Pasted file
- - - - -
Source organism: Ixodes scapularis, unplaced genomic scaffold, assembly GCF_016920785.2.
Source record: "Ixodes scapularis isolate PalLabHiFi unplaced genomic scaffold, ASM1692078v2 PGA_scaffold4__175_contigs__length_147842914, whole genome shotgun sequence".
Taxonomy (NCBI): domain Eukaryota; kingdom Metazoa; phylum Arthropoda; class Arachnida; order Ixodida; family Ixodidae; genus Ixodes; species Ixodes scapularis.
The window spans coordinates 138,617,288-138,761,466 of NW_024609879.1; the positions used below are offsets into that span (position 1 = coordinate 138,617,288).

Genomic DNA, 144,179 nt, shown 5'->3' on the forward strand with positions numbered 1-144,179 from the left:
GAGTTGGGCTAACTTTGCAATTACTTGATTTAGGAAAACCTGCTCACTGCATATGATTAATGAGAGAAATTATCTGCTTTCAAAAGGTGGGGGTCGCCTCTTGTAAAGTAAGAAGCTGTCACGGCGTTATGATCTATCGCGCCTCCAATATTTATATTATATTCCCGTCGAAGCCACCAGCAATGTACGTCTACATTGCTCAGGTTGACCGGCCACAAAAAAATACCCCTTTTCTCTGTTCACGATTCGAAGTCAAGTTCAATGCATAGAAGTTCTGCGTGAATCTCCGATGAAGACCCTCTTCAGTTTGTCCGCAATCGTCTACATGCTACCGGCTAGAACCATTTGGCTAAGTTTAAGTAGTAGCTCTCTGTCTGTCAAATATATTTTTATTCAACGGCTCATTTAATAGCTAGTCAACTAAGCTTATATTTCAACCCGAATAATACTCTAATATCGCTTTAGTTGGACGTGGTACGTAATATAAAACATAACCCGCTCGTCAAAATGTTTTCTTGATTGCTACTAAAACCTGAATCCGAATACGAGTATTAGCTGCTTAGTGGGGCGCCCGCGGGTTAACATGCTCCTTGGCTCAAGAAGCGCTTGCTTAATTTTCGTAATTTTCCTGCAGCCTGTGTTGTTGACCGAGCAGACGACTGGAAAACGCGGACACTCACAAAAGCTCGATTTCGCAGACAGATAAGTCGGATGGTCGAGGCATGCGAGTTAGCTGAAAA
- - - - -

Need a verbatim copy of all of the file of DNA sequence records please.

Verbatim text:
Source organism: Ixodes scapularis, unplaced genomic scaffold, assembly GCF_016920785.2.
Source record: "Ixodes scapularis isolate PalLabHiFi unplaced genomic scaffold, ASM1692078v2 PGA_scaffold4__175_contigs__length_147842914, whole genome shotgun sequence".
Taxonomy (NCBI): domain Eukaryota; kingdom Metazoa; phylum Arthropoda; class Arachnida; order Ixodida; family Ixodidae; genus Ixodes; species Ixodes scapularis.
The window spans coordinates 138,617,288-138,761,466 of NW_024609879.1; the positions used below are offsets into that span (position 1 = coordinate 138,617,288).

Genomic DNA, 144,179 nt, shown 5'->3' on the forward strand with positions numbered 1-144,179 from the left:
GAGTTGGGCTAACTTTGCAATTACTTGATTTAGGAAAACCTGCTCACTGCATATGATTAATGAGAGAAATTATCTGCTTTCAAAAGGTGGGGGTCGCCTCTTGTAAAGTAAGAAGCTGTCACGGCGTTATGATCTATCGCGCCTCCAATATTTATATTATATTCCCGTCGAAGCCACCAGCAATGTACGTCTACATTGCTCAGGTTGACCGGCCACAAAAAAATACCCCTTTTCTCTGTTCACGATTCGAAGTCAAGTTCAATGCATAGAAGTTCTGCGTGAATCTCCGATGAAGACCCTCTTCAGTTTGTCCGCAATCGTCTACATGCTACCGGCTAGAACCATTTGGCTAAGTTTAAGTAGTAGCTCTCTGTCTGTCAAATATATTTTTATTCAACGGCTCATTTAATAGCTAGTCAACTAAGCTTATATTTCAACCCGAATAATACTCTAATATCGCTTTAGTTGGACGTGGTACGTAATATAAAACATAACCCGCTCGTCAAAATGTTTTCTTGATTGCTACTAAAACCTGAATCCGAATACGAGTATTAGCTGCTTAGTGGGGCGCCCGCGGGTTAACATGCTCCTTGGCTCAAGAAGCGCTTGCTTAATTTTCGTAATTTTCCTGCAGCCTGTGTTGTTGACCGAGCAGACGACTGGAAAACGCGGACACTCACAAAAGCTCGATTTCGCAGACAGATAAGTCGGATGGTCGAGGCATGCGAGTTAGCTGAAAA